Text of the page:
To help African American women lose weight, interventions have been tailored to an African American audience by using culturally appropriate artwork and language; African American media outlets; formative assessments (eg, focus groups, interviews); and meaningful themes such as traditional foods, family, and spirituality (7). However, results from such interventions were small, and average weight loss ranged from 2.0 to 4.5 kg (7). Interventions for African American women achieve minimal weight loss and for short periods (usually 6 months). Also, because researchers most commonly report only mean weight loss, only a few participants may have had any weight loss (6,7,10). To guide future research, more information is needed regarding the percentage of participants who meet weight-loss goals rather than mean weight loss for an overall program.
BMI is often the standard by which health care providers assess women’s health, and it is the basis for planning health improvements (4). However, BMI is a poor proxy for general health and health behaviors because it fails to account for differences in body composition, fitness levels, and nutritional differences that are predictive of health and longevity (11). People can be obese but in good health because of diet and physical activity. Furthermore, a healthy BMI may seem out of reach to African American women who have difficulty losing weight or maintaining weight loss (12).
Although achieving a normal BMI is often unsuccessful, this is not due only to ineffective interventions. BMI itself as a measure of health is of limited value. For example, studies show that BMI misclassifies people with large muscle mass (13). Alternatives to BMI include measuring total body fat and percentage of body fat, even though these are more difficult to measure (13). Nevertheless, such alternatives need to be considered when evaluating the health of African American women, and weight-loss goals may need to be adjusted for muscle mass.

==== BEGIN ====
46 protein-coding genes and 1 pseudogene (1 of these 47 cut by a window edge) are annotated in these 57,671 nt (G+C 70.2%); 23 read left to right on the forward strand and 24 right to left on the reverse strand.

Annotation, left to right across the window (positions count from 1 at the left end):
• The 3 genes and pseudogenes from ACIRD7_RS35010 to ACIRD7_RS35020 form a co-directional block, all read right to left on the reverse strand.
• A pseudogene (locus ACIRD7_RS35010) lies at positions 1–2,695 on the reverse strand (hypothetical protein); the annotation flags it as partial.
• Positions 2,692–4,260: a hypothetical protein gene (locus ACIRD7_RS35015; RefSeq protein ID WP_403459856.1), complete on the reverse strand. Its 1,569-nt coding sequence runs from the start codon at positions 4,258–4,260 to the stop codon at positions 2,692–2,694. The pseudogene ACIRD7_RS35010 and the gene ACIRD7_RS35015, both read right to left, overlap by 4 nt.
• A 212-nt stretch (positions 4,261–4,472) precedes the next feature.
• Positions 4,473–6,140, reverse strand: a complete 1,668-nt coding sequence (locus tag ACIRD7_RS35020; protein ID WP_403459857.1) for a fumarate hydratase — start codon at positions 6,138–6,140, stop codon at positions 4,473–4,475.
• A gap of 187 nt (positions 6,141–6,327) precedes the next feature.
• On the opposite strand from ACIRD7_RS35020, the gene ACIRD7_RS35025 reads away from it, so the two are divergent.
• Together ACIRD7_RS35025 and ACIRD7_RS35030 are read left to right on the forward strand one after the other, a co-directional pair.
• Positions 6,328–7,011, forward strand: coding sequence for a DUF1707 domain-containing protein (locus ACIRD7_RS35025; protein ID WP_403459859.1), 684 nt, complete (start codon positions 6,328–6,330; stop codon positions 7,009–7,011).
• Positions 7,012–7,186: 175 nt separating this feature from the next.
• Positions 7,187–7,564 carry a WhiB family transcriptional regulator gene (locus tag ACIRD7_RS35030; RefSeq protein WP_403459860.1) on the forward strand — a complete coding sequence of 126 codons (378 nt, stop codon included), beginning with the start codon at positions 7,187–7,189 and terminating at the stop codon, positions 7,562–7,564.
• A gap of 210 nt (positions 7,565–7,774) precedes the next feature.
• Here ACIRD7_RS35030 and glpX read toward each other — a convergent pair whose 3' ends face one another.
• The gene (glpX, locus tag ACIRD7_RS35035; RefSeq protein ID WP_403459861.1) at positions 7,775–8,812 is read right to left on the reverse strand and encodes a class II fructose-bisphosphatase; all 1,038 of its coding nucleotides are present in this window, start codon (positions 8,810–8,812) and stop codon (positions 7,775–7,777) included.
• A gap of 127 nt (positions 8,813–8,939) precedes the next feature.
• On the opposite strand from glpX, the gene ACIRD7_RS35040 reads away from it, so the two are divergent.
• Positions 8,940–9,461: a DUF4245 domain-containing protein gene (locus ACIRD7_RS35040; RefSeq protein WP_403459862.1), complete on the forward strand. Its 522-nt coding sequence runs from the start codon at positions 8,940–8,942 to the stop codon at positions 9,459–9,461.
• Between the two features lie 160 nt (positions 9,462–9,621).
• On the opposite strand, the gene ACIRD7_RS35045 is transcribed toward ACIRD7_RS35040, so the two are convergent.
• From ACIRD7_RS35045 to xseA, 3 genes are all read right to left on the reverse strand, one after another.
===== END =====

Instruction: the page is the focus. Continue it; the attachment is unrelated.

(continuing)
BMI is often used as a measure of behavioral or lifestyle risk. For example, deaths attributable to health behaviors were estimated by combining mortality data and prevalence data from the National Health and Nutrition Examination Surveys (NHANES) (2). In this seminal 2004 study, the second highest cause of death was “poor diet and physical inactivity” (2). However, this assessment was made by using BMI as a proxy for physical activity and poor nutrition (2). These results are misleading because BMI is not a logical equivalent of nutrition quality or physical activity. Because the NHANES dataset (1999–2000) included measures of diet and physical activity, it is unclear why BMI was used as a proxy for these constructs, particularly because later studies demonstrate that physical activity independently influences mortality (11,14). Furthermore, an analysis of more recent NHANES data (2005–2012) indicated that using the BMI to predict cardiometabolic risk misclassifies nearly 75 million US adults, of whom more than 54 million are overweight or obese but have healthy cardiometabolic indicators (15).
Alternatives to BMI as a measure of health and disease risk are available. Research increasingly points to measures of fitness over fatness as an indicator of health and well-being and shows that people who are overweight or obese and who have good cardiorespiratory fitness have similar mortality rates to people with normal BMI and good cardiorespiratory fitness levels (11). In fact, mortality was shown to be dependent on cardiorespiratory fitness and not BMI (11). Thus a high BMI does not automatically mean a greater risk of death. This is good news for people who are unsuccessful at losing weight or maintaining weight loss. A moderate level of physical activity can improve health regardless of whether a person loses weight (11). In measuring health and risk, not all measures account for differences in muscle mass or fitness between individuals.